Applicatives,

Monads

...WAT?

@jyrimatti

- monads are so last millenium.

We should already know what they are - it's useful to know and understand abstractions,

even those we don't directly need in our everyday life - I'll buy you a beer if you find this presentation useful ;)

In addition to it begin useful, it is also cursed and the curse of the monad is that once you get the epiphany, once you understand - "oh that's what it is" - you lose the ability to explain it to anybody.

-- Douglas Crockford

it's not a burrito

http://www.carlosandgabbys.com/chicken%20burrito.jpgIn mathematics, a function is a relation between a set of inputs and a set of permissible outputs with the property that each input is related to exactly one output.

http://en.wikipedia.org/wiki/Function_(mathematics)

```
f :: a -> b
```

familiar with Haskell syntax?

In mathematics, function composition is the pointwise application of one function to the result of another to produce a third function.

http://en.wikipedia.org/wiki/Function_composition

```
compose :: (b -> c) -> (a -> b) -> (a -> c)
compose g f = \a -> g (f a)
= g . f
```

- "chaining" functions together
- notice how this enforces an order for the function applications

in mathematics, function application is the act of applying a function to an argument from its domain so as to obtain the corresponding value from its range.

http://en.wikipedia.org/wiki/Function_application

```
apply :: (a -> b) -> a -> b
```

what if our values are "boxed", inside:

- an Option/Optional/Maybe?
- a Wicket IModel?
- a JavaScript Promise?
- a List?
- ...

```
noWay :: Bool -> Bool
someValue :: Maybe Bool
noWay someValue -- whoops, won't compile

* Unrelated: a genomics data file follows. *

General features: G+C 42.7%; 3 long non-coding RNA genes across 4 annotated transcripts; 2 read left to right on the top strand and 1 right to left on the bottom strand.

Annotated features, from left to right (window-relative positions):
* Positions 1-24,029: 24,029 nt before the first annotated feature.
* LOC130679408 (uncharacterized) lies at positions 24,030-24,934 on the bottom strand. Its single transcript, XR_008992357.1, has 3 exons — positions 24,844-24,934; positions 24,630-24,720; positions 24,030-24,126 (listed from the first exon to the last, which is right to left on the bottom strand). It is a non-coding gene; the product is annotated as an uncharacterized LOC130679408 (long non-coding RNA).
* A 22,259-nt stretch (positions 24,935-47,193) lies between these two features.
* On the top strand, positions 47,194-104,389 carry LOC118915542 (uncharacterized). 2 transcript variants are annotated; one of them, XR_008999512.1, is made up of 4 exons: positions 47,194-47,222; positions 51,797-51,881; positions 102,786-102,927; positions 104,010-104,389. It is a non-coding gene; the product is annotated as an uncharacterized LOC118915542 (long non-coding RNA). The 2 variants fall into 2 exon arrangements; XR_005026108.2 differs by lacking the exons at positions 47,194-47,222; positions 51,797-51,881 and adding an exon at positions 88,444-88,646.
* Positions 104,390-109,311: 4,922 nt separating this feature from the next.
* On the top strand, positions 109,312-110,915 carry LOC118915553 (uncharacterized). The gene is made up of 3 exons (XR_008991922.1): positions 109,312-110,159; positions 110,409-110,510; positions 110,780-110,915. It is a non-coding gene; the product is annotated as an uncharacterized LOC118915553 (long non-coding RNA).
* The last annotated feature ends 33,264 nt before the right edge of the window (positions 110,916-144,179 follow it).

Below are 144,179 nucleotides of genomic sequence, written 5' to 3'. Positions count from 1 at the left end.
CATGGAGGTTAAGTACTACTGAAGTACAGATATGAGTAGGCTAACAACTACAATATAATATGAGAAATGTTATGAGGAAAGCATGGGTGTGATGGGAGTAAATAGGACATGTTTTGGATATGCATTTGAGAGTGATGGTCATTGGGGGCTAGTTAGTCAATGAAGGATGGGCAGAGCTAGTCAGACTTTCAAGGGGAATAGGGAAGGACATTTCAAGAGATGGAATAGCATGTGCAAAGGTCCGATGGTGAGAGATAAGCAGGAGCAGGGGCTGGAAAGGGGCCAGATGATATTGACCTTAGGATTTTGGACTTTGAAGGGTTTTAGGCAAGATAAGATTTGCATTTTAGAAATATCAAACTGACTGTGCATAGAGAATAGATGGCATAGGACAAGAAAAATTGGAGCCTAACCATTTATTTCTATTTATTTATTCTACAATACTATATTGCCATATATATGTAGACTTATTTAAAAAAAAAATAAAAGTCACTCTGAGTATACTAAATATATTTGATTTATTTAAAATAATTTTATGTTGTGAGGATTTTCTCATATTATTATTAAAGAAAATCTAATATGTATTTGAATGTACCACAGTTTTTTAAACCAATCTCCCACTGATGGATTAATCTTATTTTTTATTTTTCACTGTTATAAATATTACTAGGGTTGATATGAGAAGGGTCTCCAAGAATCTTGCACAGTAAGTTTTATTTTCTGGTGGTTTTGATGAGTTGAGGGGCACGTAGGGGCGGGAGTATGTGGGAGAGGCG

```

In mathematics, a functor is a type of mapping between categories, which is applied in category theory.

http://en.wikipedia.org/wiki/Functor

just forget that.

- "something that can be mapped over"
- a
*boxed*value - a value with a
*context*

```
class Functor f where
fmap :: (a -> b) -> f a -> f b
```

now this works:

```
noWay :: Bool -> Bool
someValue :: Maybe Bool
(fmap noWay) someValue -- hooray!
```

- generalizes function application to work with
*boxed*values -
you probably shouldn't think of them as
*boxes*.

or maybe you should.

I don't know. - there's so little
*structure*that the abstraction stays simple

what if our function takes more parameters?

```
orElse :: Bool -> Bool -> Bool
(fmap orElse) :: Maybe Bool -> Maybe (Bool -> Bool) -- whoops...
```

return value wrapped inside the container,

need something capable of handling this

```
class Applicative f where
pure :: a -> f a
(<*>) :: f (a -> b) -> f a -> f b
```

notice how the signature is just what we needed

now this works:

```
orElse :: Bool -> Bool -> Bool
someValue :: Maybe Bool
(pure orElse) <*> someValue <*> someValue -- hooray!
```

*b*can be a function, so this can be applied multiple times- does not say anything about the order of execution,

so inherently parallelizable - generalizes boxed function application to work

with functions of arity > 1

what if we want to *interact with the box*?